Expressive means of a language.
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Expressive means of a language are linguistic forms and properties that have the potential to make the utterance emphatic or expressive. Expressive means can be found on all the levels – phonetic, graphical, morphological, lexical or syntactical.
Phonetic phenomena such as vocal pitch, pauses, logical stress, drawling or staccato pronunciation are all expressive.
Morphological forms like diminutive suffixes produce expressive effect: girlie, piggy, doggy, etc. Author’s nonce words (авторские слова): He glastnosted his love affair with this movie star.
Lexical expressive means are represented by intensifiers – awfully, terribly, absolutely, etc. or words that retain their logical meaning while being used emphatically: a very special evening (event/gift/friend).
Grammatical forms and syntactical patterns to which expressiveness is attributed such as: I do know you! I'm really angry with that dog of yours\ If only I could help you!
Stylistic devices are literary model in which semantic and structural features are blended so that a stylistic device represents a generalized pattern.
Some expressive means have been involved into stylistic devices combines some general semantic meaning with a certain linguistic form resulting in stylistic effect. It is like an algorithm employed for an expressive purpose. The interaction or clash of the dictionary and contextual meanings of words brings about such stylistic devices as metaphor, metonymy, or irony.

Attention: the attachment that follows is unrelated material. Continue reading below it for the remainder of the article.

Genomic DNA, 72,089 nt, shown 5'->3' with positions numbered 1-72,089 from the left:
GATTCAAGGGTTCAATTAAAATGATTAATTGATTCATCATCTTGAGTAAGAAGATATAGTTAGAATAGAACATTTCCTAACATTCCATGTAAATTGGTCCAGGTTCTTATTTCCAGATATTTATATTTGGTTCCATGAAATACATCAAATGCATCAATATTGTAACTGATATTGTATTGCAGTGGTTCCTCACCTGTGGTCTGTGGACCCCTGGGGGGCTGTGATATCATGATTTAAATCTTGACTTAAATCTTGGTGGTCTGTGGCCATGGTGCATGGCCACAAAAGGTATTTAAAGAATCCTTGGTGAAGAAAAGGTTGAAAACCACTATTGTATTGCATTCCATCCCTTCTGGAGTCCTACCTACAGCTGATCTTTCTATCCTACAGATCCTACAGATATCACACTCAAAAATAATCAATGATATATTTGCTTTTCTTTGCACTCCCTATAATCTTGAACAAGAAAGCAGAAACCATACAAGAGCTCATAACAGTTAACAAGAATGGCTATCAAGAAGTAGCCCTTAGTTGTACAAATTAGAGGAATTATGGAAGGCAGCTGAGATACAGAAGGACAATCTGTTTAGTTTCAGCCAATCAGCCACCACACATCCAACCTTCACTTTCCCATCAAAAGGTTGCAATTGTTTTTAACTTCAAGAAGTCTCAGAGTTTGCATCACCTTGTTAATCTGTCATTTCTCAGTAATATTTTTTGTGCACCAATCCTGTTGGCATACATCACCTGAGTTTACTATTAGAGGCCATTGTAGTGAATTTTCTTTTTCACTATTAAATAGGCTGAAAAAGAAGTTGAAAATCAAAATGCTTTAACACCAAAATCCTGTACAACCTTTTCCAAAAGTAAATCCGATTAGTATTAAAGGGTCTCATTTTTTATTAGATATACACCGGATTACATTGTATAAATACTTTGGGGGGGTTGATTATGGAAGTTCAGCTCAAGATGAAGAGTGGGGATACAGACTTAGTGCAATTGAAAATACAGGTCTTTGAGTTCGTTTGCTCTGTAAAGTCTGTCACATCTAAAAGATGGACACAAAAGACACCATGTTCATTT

The expressive means of a language are those phonetic, morphological, word-building, lexical, phraseological and syntactical forms which exist in language-as-a-system for the purpose of logical or/and emotional intensification of the utterance.
Eg. He shall do it! = I shall make him do it.
The most powerful EM of any language are phonetic.
Pitch, melody, stress, pausation, intensifying certain syllables, whispering, a sing-song manner, and other ways of using the voice are much more effective than other means in intensifying an utterance emotionally or logically.
Morphological EMs of the English language is a rather impoverished set of media to which the quality of expressiveness is attributed.
- the Historical Present;
- the use of shall in the second and third person;
- the use of some demonstrative pronouns with the emphatic meaning as those, them (eg. Those candid eyes of his);
- cases of nominalization, esp. when conversion of verbal stems is alien to the meaning of the verbs.
Among the word-building means we find a great many forms which serve to make the utterance more expressive by intensifying some of their semantic/grammatical properties:
- the diminutive suffixes -y, -ie,-let: sonny, auntie, streamlet;
- neologisms and nonce-words formed with non-productive suffixes, e.g. with Greek roots: cleanorama;
- some affixes which have gained expressiveness that they begin functioning as separate words, absorbing all the generalizing meaning they attach to different roots: «isms and ologies».